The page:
But it wasn't that way at the beginning, relates Fields.
"We were at the Newport Viking Hotel at the Newport Folk Festival in 1968. I was passed out on the floor from an acid trip, and Leonard and Judy were rehearsing his 'Hey, That's No Way to Say Goodbye'—and I emerged from my trip on that shag rug and can you imagine? I heard this beautiful song, and Judy looked at me and said, 'I think Danny needs to be taken for a walk!' She was going to do a Central Park concert that week, and Leonard was so wonderful and nervous about being a singer—and didn't want to be one. He thought he was just a poet and novelist, but I guess he started to enjoy singing because Judy called him up on stage to sing with her."
Collins had previously "pushed" Cohen onstage at a big New York benefit concert in 1967.
"He wouldn't sing in public when I met him," she says. "He was so terribly shy and didn't know about performing—other than reading poetry. I said to him, 'Leonard. You're a singer. You can do it.' And he said, 'No. No. No.' By now 'Suzanne' was a hit: Everybody knew it, and everybody knew it was written by Leonard and wanted to hear him. I told him, 'You'll be very welcome,' and he stared singing 'Suzanne' and stopped in the middle, terrified,and walked off the stage and said, 'I'm not going back,' and I said, 'Yes, you are--and I'll go with you,' and we went out on stage and sang 'Suzanne.'"
A board member of the Newport Folk Festival, Collins "cajoled them—which was hard because they were old school 'let's be traditional'" into organizing a singer-songwriter workshop with Cohen and Joni Mitchell, whom Collins had likewise helpled intorduce via her hit recording of Mitchell's "Both Sides, Now."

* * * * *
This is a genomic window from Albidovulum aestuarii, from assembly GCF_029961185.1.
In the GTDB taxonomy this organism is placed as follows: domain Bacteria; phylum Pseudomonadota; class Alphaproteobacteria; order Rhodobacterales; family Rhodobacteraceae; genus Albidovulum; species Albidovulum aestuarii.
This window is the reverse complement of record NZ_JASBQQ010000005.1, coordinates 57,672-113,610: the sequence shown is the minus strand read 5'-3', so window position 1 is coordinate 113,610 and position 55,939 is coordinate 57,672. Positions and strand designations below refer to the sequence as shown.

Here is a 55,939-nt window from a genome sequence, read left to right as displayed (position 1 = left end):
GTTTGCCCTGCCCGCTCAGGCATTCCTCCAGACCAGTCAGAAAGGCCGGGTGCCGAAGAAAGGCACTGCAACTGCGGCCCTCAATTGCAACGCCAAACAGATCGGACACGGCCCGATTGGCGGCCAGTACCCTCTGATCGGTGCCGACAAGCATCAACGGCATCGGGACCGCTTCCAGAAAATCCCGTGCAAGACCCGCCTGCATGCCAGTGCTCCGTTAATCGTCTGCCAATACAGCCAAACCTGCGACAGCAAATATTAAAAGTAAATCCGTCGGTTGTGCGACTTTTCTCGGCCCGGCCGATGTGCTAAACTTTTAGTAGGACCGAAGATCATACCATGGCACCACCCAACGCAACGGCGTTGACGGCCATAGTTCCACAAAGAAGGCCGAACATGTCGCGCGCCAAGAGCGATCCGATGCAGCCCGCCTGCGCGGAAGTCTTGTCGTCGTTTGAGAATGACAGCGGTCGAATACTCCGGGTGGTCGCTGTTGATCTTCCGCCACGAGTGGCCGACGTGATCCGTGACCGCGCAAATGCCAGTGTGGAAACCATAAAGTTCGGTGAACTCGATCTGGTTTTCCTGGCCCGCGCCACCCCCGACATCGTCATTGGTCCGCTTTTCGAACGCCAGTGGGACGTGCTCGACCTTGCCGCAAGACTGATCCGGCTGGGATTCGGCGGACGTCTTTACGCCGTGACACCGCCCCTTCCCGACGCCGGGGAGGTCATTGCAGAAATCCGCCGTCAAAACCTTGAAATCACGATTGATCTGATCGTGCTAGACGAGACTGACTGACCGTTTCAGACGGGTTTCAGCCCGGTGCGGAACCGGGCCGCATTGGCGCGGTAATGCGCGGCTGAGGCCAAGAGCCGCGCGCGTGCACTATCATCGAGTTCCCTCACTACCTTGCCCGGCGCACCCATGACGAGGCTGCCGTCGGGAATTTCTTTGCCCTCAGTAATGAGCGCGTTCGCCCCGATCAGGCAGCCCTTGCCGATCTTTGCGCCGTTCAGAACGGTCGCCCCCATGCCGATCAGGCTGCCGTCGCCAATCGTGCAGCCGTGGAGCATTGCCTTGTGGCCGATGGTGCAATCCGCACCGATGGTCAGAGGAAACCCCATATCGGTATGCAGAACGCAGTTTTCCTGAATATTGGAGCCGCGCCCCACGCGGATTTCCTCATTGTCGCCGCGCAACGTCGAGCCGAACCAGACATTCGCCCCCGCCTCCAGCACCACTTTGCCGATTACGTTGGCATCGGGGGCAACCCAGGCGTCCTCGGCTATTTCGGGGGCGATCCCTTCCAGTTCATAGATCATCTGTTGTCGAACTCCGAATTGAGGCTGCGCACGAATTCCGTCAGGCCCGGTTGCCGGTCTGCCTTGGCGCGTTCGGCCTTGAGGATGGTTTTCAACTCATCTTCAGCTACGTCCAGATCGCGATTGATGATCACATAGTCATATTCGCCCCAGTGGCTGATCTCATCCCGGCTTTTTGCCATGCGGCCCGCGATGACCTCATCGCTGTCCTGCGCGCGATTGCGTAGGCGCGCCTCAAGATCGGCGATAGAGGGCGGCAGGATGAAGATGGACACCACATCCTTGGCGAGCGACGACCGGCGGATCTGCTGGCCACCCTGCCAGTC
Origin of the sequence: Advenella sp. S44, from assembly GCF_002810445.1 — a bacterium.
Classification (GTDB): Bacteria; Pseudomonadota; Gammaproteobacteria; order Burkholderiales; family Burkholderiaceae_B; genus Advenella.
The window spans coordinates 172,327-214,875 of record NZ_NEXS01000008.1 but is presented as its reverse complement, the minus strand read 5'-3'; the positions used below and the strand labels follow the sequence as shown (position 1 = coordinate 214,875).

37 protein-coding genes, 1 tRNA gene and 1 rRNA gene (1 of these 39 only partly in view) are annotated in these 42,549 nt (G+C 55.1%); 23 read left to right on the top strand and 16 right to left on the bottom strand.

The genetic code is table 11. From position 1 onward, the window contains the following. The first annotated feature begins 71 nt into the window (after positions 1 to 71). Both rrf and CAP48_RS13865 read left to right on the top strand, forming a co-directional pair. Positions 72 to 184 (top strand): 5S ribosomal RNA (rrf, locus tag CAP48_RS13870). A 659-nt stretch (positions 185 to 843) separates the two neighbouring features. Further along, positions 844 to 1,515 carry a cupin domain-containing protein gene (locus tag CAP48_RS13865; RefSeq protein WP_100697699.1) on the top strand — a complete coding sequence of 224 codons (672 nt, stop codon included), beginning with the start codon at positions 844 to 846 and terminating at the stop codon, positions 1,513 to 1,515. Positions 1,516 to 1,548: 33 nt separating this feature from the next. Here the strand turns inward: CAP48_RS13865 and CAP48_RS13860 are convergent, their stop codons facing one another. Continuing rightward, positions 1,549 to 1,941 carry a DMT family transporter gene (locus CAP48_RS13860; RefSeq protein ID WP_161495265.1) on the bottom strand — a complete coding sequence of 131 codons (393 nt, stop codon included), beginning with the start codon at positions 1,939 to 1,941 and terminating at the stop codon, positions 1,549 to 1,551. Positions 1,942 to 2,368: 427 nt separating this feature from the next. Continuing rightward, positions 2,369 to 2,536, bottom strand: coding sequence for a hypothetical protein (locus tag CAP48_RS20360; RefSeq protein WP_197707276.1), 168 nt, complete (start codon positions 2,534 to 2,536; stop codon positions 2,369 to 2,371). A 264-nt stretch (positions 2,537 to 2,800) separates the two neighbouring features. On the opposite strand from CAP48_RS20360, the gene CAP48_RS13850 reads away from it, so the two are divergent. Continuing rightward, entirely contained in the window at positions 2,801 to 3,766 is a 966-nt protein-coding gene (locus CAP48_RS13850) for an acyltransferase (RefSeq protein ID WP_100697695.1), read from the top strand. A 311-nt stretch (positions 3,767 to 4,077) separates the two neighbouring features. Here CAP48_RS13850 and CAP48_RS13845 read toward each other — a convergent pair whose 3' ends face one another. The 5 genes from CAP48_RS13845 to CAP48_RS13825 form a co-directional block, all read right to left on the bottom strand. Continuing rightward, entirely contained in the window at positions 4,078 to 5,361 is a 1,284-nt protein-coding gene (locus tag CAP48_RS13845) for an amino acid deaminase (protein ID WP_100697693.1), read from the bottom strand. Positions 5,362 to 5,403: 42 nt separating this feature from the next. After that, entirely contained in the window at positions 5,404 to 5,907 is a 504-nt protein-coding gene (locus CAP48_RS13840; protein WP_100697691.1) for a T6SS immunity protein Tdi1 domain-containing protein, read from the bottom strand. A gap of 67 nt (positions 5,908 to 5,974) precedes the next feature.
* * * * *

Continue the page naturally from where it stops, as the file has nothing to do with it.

"By now Leonard was wonderful singing on stage and then on television shows like Midnight Special," she says. "But he was incredibly shy when he first came to my apartment to sing me those songs, and I was totally over-the-moon about him and them, and was very lucky he decided to come to me!"
Cohen, notes Collins, was "soulful and thoughtful and absolutely authentic to his toes. Nothing about him was phony or cooked-up or forced. He was doing what he loved and 'occasionally getting paid for it,' as he would say. But he wrote what was in his soul, and he was a very deep and conscientious thinker and an extraordinary and lucid writer. He often did take years to finish a song, and he was never afraid to go over the edge in saying things others might not say. He was an amazing artist—private, unique and irreplaceable."
Cohen, who released his final album You Want It Darker just last month, was inducted into the Rock and Roll Hall of Fame in 2008 and the Songwriters Hall of Fame in 2010.
"Leonard Cohen's induction into the Songwriters Hall of Fame was a magic moment," says the organization's president/CEO Linda Moran. "k.d. lang phenomenally performed 'Hallelujah.' Judy Collins did the same with 'Suzanne' and told how she first met him and encouraged him to move on from poetry writing to songwriting. Cohen did a verse from 'Hallelujah' that most people are not familiar with, walked to the podium, took off his hat, said a few brilliant remarks, put his hat back on and walked off the stage linking arms with Judy and k.d., who carried his award. Everyone rose to their feet with an emotional and rousing ovation. He was thrilled to be inducted and was stunned when I told him that a lot of the honorees and performers, including a few superstars, had all asked me to please make sure they got a photo taken with him."
"He was charming, modest and gracious, and took a ton of pictures!" adds Moran. "I don't think he ever realized he was a true icon."